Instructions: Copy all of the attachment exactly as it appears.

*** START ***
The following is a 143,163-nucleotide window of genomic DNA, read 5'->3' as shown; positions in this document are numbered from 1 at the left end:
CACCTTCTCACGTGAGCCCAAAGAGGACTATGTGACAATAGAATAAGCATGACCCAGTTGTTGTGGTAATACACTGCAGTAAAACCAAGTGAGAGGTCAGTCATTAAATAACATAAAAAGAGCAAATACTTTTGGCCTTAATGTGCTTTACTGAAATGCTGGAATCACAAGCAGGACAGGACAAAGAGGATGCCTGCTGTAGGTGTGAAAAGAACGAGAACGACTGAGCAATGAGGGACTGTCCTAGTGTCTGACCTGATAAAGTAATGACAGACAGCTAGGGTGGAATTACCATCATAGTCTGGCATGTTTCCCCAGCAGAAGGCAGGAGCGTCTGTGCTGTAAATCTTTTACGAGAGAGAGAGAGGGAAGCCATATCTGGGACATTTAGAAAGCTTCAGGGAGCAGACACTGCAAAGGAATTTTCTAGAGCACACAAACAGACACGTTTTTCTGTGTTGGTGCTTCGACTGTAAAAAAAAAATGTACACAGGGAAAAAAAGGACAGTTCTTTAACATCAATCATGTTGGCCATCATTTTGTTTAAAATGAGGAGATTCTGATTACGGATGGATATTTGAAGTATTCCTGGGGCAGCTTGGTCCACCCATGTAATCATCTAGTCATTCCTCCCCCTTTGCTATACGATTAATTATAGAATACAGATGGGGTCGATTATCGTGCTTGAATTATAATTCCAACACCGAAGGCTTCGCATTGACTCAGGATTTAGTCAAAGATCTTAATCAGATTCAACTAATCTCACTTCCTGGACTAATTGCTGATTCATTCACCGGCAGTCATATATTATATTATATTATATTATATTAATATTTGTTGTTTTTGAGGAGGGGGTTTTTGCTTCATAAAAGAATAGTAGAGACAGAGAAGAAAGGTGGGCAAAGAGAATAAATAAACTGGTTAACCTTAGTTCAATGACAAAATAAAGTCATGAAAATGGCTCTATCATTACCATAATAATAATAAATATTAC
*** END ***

The following is a 143,163-nucleotide window of genomic DNA, read 5'->3' as shown; positions in this document are numbered from 1 at the left end:
CACCTTCTCACGTGAGCCCAAAGAGGACTATGTGACAATAGAATAAGCATGACCCAGTTGTTGTGGTAATACACTGCAGTAAAACCAAGTGAGAGGTCAGTCATTAAATAACATAAAAAGAGCAAATACTTTTGGCCTTAATGTGCTTTACTGAAATGCTGGAATCACAAGCAGGACAGGACAAAGAGGATGCCTGCTGTAGGTGTGAAAAGAACGAGAACGACTGAGCAATGAGGGACTGTCCTAGTGTCTGACCTGATAAAGTAATGACAGACAGCTAGGGTGGAATTACCATCATAGTCTGGCATGTTTCCCCAGCAGAAGGCAGGAGCGTCTGTGCTGTAAATCTTTTACGAGAGAGAGAGAGGGAAGCCATATCTGGGACATTTAGAAAGCTTCAGGGAGCAGACACTGCAAAGGAATTTTCTAGAGCACACAAACAGACACGTTTTTCTGTGTTGGTGCTTCGACTGTAAAAAAAAAATGTACACAGGGAAAAAAAGGACAGTTCTTTAACATCAATCATGTTGGCCATCATTTTGTTTAAAATGAGGAGATTCTGATTACGGATGGATATTTGAAGTATTCCTGGGGCAGCTTGGTCCACCCATGTAATCATCTAGTCATTCCTCCCCCTTTGCTATACGATTAATTATAGAATACAGATGGGGTCGATTATCGTGCTTGAATTATAATTCCAACACCGAAGGCTTCGCATTGACTCAGGATTTAGTCAAAGATCTTAATCAGATTCAACTAATCTCACTTCCTGGACTAATTGCTGATTCATTCACCGGCAGTCATATATTATATTATATTATATTATATTAATATTTGTTGTTTTTGAGGAGGGGGTTTTTGCTTCATAAAAGAATAGTAGAGACAGAGAAGAAAGGTGGGCAAAGAGAATAAATAAACTGGTTAACCTTAGTTCAATGACAAAATAAAGTCATGAAAATGGCTCTATCATTACCATAATAATAATAAATATTAC